It’s the classic sexist logic and reason versus emotion and passion dichotomy, just in music. Thus, pop is deemed feminine, rock is deemed masculine, etc. Of course, the complexity of your instrumentation doesn’t measure the greatness of a song. If it did, pop wouldn’t be one of the most popular and influential genres of all time. People don’t always want to hear 12 chords and random riffs; sometimes they want to hear simple melodies that get stuck in their heads, melodies that are relatable, that they can sing along to. Melodies and lyrics that make you feel something. In pop, melody has priority over instrumentation. That’s not “inferior.” It’s just a different type of musical expression. Because of this sexist framework, artists like Shawn Mendes, Justin Bieber and Harry Styles don’t have many male fans even though they’re men; their music is considered feminine and therefore inferior because of its pop structure. This binary doesn’t tell the whole story of course. Straight men don’t take female rappers or rockers seriously a lot of the time simply because they are women.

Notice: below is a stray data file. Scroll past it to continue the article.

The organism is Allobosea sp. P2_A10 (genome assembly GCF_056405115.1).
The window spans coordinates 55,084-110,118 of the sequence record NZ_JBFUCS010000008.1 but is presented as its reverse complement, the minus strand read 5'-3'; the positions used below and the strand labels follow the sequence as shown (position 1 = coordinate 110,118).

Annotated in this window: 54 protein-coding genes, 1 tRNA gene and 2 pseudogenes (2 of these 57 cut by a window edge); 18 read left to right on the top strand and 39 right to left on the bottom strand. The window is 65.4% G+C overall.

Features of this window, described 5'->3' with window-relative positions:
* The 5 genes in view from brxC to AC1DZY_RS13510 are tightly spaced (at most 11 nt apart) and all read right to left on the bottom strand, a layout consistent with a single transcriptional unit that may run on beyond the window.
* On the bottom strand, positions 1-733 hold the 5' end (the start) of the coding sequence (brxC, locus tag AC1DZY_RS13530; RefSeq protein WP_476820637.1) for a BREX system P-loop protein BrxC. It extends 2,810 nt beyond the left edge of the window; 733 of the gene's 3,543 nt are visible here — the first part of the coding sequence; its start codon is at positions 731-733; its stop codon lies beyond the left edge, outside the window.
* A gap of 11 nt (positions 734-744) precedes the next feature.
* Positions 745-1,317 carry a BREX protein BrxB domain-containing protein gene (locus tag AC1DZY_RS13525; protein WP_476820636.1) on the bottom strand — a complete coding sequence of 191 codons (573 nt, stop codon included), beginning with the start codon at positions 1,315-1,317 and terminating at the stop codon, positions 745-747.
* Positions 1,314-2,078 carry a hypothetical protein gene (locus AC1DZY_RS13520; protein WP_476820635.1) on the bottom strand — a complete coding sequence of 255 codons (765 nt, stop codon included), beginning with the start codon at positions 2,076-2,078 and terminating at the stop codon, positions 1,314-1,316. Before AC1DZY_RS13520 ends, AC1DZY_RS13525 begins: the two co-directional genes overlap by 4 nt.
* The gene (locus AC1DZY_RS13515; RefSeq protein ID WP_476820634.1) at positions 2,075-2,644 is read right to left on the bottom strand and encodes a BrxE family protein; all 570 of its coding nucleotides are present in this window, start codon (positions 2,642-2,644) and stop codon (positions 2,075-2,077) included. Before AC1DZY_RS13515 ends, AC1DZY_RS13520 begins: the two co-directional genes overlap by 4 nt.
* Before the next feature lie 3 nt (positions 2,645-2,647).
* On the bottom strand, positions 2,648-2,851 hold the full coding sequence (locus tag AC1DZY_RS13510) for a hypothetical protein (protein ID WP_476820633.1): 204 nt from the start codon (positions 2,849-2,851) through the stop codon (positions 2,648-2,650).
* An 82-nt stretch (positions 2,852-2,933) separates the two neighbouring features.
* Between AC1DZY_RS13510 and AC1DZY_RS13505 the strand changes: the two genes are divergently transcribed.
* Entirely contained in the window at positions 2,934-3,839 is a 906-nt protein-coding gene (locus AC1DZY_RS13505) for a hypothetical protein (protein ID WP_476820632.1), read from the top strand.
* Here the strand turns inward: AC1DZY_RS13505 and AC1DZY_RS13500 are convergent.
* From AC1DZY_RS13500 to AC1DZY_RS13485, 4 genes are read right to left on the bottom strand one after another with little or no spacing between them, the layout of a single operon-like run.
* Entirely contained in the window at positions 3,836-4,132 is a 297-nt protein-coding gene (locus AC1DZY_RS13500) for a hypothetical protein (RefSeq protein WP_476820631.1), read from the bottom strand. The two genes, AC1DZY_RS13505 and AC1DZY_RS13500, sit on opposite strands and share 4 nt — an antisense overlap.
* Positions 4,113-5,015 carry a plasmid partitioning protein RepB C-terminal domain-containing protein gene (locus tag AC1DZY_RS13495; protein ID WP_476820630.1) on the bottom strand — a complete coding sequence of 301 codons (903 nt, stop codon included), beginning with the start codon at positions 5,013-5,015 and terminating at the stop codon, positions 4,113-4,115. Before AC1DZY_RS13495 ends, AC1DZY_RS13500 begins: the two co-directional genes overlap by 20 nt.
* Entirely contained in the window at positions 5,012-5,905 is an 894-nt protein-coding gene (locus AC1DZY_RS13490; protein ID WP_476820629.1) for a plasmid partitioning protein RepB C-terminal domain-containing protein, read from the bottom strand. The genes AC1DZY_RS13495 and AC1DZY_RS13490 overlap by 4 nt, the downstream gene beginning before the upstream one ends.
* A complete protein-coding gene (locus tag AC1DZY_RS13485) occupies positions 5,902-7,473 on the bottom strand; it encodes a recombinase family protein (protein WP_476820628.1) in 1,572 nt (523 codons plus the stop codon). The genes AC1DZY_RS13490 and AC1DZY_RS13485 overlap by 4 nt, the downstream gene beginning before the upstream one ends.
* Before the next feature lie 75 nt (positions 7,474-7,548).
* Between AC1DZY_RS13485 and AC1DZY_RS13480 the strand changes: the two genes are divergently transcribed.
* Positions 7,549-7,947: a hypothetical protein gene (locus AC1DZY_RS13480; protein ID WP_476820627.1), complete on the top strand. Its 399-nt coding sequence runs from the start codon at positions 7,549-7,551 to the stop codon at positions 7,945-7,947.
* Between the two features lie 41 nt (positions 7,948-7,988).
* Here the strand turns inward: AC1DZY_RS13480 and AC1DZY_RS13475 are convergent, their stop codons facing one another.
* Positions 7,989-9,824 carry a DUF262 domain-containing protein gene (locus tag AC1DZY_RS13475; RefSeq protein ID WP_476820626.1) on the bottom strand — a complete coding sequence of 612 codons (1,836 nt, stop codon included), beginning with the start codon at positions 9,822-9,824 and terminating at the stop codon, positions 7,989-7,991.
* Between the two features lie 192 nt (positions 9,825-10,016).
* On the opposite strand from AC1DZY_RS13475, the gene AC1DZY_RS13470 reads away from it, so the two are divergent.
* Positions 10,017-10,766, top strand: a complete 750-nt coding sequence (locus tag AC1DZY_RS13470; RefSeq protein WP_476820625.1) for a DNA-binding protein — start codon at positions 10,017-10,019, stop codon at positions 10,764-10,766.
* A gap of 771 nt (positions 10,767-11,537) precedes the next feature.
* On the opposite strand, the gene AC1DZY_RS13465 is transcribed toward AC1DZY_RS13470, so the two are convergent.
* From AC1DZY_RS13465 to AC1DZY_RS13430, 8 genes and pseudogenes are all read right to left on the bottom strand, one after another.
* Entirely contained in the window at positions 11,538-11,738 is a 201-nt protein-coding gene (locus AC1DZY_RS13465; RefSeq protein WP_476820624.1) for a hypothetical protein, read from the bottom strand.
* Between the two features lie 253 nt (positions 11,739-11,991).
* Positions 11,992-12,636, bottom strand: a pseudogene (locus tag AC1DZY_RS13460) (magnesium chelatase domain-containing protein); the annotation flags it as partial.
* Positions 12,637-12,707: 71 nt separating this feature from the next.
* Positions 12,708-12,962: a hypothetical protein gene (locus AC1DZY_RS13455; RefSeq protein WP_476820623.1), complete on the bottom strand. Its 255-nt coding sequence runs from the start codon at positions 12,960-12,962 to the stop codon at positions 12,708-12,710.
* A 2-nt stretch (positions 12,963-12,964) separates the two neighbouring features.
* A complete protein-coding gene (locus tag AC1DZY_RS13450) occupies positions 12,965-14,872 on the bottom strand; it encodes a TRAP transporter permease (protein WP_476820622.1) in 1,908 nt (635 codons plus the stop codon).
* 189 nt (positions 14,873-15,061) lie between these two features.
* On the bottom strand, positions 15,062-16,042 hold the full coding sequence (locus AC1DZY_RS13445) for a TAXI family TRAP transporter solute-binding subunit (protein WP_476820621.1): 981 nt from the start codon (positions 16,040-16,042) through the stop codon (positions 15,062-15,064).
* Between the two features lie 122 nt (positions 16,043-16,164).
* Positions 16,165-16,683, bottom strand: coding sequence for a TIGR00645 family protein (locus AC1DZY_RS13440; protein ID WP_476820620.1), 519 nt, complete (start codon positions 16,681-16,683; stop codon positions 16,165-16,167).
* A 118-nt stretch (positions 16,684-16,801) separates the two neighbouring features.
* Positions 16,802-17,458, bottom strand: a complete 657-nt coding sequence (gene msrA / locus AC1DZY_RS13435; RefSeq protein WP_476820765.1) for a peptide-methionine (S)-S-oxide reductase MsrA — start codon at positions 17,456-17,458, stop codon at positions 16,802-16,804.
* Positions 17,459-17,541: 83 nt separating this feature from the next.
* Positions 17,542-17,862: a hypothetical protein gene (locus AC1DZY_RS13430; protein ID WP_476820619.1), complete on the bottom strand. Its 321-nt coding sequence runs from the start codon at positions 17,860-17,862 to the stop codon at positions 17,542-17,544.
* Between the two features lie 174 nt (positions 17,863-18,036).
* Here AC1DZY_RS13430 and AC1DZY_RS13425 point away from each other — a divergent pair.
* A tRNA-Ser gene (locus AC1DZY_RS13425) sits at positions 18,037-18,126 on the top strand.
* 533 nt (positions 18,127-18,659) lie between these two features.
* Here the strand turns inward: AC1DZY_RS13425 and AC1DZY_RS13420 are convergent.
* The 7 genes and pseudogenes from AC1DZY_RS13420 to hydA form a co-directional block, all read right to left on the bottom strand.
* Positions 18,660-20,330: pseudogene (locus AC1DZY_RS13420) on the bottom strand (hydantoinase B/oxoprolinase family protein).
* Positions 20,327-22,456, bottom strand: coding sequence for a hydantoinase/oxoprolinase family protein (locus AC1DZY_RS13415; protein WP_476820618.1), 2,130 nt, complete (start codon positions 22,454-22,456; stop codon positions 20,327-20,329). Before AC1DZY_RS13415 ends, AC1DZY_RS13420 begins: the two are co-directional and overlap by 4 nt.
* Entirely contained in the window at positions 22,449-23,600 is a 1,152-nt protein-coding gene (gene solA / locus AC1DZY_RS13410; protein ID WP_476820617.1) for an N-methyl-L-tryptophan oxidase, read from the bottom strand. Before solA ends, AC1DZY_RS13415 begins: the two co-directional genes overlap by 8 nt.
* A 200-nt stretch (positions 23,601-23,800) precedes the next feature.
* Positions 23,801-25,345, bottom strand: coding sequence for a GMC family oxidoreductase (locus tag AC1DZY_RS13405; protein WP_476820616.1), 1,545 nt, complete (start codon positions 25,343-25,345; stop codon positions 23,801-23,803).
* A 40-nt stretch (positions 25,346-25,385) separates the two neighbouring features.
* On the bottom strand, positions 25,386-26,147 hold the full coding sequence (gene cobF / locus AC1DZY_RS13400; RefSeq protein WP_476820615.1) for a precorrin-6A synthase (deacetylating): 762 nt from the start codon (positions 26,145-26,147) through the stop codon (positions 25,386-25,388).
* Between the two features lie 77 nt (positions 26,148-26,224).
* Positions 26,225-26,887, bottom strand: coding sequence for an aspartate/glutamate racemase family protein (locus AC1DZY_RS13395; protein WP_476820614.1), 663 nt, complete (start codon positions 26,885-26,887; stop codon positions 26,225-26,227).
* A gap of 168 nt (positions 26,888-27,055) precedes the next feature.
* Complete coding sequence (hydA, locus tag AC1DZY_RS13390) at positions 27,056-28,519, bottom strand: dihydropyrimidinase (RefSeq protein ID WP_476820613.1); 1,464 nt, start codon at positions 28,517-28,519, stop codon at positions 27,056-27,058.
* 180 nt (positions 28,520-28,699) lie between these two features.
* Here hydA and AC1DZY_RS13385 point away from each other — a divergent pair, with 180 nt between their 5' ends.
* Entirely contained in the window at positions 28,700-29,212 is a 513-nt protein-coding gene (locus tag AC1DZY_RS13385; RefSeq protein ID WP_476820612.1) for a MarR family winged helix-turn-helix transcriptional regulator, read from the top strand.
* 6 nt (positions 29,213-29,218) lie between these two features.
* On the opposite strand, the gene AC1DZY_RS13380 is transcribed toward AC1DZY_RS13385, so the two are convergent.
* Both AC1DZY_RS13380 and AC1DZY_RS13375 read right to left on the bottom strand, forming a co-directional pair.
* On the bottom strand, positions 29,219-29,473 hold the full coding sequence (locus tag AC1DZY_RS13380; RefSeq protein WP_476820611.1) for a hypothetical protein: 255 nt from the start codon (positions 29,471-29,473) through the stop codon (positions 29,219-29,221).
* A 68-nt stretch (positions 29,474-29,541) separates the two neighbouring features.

Misogyny is everywhere and defines everything about the music industry. At the meta-level, pop music is not respected as a genre because of its perceived femininity. At the industry level, women are denied a seat at the tables where music and decisions about it are made. At the media level, female artists are transformed into ridiculous caricatures who are always feuding with each other, serial dating, going crazy, etc. And at the personal level, all women experience sexism everyday. Female artists are shouting this from the rooftops in almost every album, and a lot of men still won’t listen. Although it’s an extremely exciting time for gender minorities in music (just think about that list of albums from 2020), there’s a long way to go for more representation. If you’re a straight guy reading this, ask yourself why you may be neglecting to listen to artists who aren’t men. If you’re a straight guy in the music industry, please consider uplifting the female and queer artists, songwriters and producers around you. It’s no wonder that for every brilliant album released by a female artist, there’s a track that has to address sexism, and although I love a feminist jam as much as the next girl, I genuinely wish there was no need for a “Golden G String” or a “Plastic Doll.”